“Right now there is a huge demand for firefighters, EMT and even police department 911 call centers,” he said. “There is a big need for it, so we are answering their call right now with the development of these expansion of programs.”

Saville said the majority of students walk out with a state certification and are able to transition into the workforce.

The school has applied for another, larger IWIP grant, Saville said. If approved, he said there may be more major changes to the program.

“We want to bring logistics and emergency services together to not only build logistics, truck driving and supply chain needs, but also that protection of the train derailment response,” Saville said.

Equipment is seen at Choffin Career & Technical Center’s Public Safety Academy.

Courtney Kelly, fire instructor for Choffin and captain at the Youngstown Fire Department, has been with the academy for about eight years. After several years working with the local ambulance and fire departments, she found a passion for teaching what she had learned.

Kelly said they typically see around 15 to 20 students each year. 

“The Youngstown Fire Department does hold some adult classes, and we are looking to implement that into the Choffin high school junior-senior program,” she said. “It could vary up to 20 to 25 [students].”

Students at the fire academy wear the appropriate gear, like a self-contained breathing apparatus, and get hands-on experiences with trained professionals while following a book curriculum.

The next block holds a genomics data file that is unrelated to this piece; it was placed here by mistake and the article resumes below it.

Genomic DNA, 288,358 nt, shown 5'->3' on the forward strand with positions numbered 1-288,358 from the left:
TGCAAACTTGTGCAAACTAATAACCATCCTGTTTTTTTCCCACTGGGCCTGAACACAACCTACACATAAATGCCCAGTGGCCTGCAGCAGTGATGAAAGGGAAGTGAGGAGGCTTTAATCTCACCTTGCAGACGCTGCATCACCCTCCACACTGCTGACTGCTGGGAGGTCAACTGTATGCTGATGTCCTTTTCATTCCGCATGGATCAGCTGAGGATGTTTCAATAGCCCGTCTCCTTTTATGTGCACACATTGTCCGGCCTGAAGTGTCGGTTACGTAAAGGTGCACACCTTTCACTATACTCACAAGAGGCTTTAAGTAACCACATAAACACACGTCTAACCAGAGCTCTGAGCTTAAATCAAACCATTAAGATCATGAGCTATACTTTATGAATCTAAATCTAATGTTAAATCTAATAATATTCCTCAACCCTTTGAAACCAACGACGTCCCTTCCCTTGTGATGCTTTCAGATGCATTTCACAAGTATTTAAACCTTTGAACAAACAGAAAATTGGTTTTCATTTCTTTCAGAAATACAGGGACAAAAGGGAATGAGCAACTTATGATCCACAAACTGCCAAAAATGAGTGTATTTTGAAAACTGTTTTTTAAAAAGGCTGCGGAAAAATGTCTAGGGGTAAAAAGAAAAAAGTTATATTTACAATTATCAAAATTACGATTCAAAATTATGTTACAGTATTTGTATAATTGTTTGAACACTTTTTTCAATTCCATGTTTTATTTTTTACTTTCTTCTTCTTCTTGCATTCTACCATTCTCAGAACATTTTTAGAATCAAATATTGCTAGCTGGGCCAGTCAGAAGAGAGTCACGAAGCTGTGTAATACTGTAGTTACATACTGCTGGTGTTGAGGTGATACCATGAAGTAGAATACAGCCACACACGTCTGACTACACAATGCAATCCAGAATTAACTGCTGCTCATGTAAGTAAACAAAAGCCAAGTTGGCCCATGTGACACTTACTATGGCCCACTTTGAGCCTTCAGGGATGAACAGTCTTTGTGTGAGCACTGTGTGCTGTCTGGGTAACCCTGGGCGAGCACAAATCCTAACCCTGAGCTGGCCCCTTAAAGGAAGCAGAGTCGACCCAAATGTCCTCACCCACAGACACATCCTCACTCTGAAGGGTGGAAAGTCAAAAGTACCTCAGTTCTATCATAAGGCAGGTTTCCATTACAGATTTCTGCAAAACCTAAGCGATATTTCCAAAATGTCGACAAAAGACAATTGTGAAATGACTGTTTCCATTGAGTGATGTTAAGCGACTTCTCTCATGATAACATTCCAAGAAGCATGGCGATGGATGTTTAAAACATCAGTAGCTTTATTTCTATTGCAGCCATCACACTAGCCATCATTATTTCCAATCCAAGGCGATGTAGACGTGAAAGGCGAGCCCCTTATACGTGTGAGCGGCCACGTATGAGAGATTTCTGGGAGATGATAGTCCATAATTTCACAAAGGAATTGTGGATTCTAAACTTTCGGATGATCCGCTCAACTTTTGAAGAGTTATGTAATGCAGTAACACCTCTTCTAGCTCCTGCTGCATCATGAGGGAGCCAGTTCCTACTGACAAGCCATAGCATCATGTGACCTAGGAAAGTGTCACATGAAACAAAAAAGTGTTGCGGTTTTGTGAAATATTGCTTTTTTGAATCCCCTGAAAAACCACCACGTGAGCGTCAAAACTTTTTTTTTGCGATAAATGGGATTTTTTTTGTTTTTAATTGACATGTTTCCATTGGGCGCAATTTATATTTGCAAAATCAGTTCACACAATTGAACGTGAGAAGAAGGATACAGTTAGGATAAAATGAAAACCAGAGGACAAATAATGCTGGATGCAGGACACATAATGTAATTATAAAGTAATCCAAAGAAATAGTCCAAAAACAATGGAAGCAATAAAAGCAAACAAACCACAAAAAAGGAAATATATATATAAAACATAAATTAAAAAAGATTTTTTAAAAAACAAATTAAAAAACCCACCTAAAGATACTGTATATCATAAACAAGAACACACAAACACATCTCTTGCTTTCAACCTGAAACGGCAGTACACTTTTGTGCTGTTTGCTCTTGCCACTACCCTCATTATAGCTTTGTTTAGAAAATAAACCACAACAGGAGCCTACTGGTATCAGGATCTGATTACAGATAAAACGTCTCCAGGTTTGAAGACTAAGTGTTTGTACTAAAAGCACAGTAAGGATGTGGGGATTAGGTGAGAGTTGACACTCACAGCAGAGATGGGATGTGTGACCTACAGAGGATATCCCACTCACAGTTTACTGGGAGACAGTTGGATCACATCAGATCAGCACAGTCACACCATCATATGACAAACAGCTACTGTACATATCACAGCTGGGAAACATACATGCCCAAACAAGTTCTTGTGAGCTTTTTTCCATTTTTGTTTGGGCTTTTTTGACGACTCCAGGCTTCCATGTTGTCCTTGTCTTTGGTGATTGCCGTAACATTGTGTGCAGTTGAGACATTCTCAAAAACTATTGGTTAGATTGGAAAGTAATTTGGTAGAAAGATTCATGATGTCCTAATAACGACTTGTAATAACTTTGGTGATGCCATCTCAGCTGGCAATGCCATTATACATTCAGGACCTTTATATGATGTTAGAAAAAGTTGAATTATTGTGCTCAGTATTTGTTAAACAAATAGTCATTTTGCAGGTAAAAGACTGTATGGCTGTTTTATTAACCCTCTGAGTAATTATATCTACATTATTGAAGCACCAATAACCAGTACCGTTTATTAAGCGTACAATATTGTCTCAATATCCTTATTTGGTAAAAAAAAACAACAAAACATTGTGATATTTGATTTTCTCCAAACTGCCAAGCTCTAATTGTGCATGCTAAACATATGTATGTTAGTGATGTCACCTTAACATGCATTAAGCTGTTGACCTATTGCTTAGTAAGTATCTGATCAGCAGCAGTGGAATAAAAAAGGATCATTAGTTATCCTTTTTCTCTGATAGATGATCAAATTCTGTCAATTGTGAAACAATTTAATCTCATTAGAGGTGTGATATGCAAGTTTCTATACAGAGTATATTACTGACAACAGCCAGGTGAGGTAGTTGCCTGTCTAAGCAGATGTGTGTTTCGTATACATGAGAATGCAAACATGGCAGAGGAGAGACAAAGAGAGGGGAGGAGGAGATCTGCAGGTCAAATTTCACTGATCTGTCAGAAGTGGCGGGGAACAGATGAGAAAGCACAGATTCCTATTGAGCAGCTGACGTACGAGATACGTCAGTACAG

“I think it is instrumental in the community,” Kelly said. “If you have the local fire department and police department, these kids can then reach out [and] know that we’re here for them. I think that is the strength and core of why we are so successful.”

Kelly said she has seen many success stories. She said her own daughter completed the course two years ago and is now working as a Youngstown firefighter.

“We have one student who is currently working on the ambulance, and a few [working in] local fire departments,” she said.

Kelly said she works with the outlying departments and has seen a great need for volunteers. She said they try to stay in touch with students after graduation and make sure they stay on the right path.

“We are an avenue for their career,” she said. “We have a lot of successful kids.”

While Kelly said they will not likely receive confirmation for the latest grant they have applied for until July, she said they are in need of a burn facility.

“This is for everyone in the city,” she said. “It takes a village to raise a child, and we need staffing in all the departments in the area. If we can get our own community to buy in and take part, that just helps us grow as one.”

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Pictured at top: From left, Sgt. Joshua Kelly of the Youngstown Police Department and a Public Safety instructor at Choffin Career & Technical Center; Capt. Courtney Kelly of the Youngstown Fire Department and a fire instructor at Choffin; and Michael Saville, Choffin director.